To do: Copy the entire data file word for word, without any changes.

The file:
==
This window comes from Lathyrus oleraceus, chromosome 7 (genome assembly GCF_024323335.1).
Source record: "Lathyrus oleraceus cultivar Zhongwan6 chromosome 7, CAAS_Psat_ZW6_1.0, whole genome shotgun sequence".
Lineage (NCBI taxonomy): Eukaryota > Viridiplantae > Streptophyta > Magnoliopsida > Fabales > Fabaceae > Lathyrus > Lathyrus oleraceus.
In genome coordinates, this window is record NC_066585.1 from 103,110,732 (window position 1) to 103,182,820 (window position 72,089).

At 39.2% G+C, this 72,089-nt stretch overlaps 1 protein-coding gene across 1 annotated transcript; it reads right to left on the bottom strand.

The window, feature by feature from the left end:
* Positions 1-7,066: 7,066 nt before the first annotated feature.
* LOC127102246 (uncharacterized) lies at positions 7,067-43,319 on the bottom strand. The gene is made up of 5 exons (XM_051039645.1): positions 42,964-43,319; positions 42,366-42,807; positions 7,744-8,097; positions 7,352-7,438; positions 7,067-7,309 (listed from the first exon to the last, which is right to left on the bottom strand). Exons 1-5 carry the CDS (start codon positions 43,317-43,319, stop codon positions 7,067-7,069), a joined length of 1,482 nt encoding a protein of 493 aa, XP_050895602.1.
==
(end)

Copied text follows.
This window comes from Lathyrus oleraceus, chromosome 7 (genome assembly GCF_024323335.1).
Source record: "Lathyrus oleraceus cultivar Zhongwan6 chromosome 7, CAAS_Psat_ZW6_1.0, whole genome shotgun sequence".
Lineage (NCBI taxonomy): Eukaryota > Viridiplantae > Streptophyta > Magnoliopsida > Fabales > Fabaceae > Lathyrus > Lathyrus oleraceus.
In genome coordinates, this window is record NC_066585.1 from 103,110,732 (window position 1) to 103,182,820 (window position 72,089).

At 39.2% G+C, this 72,089-nt stretch overlaps 1 protein-coding gene across 1 annotated transcript; it reads right to left on the bottom strand.

The window, feature by feature from the left end:
* Positions 1-7,066: 7,066 nt before the first annotated feature.
* LOC127102246 (uncharacterized) lies at positions 7,067-43,319 on the bottom strand. The gene is made up of 5 exons (XM_051039645.1): positions 42,964-43,319; positions 42,366-42,807; positions 7,744-8,097; positions 7,352-7,438; positions 7,067-7,309 (listed from the first exon to the last, which is right to left on the bottom strand). Exons 1-5 carry the CDS (start codon positions 43,317-43,319, stop codon positions 7,067-7,069), a joined length of 1,482 nt encoding a protein of 493 aa, XP_050895602.1.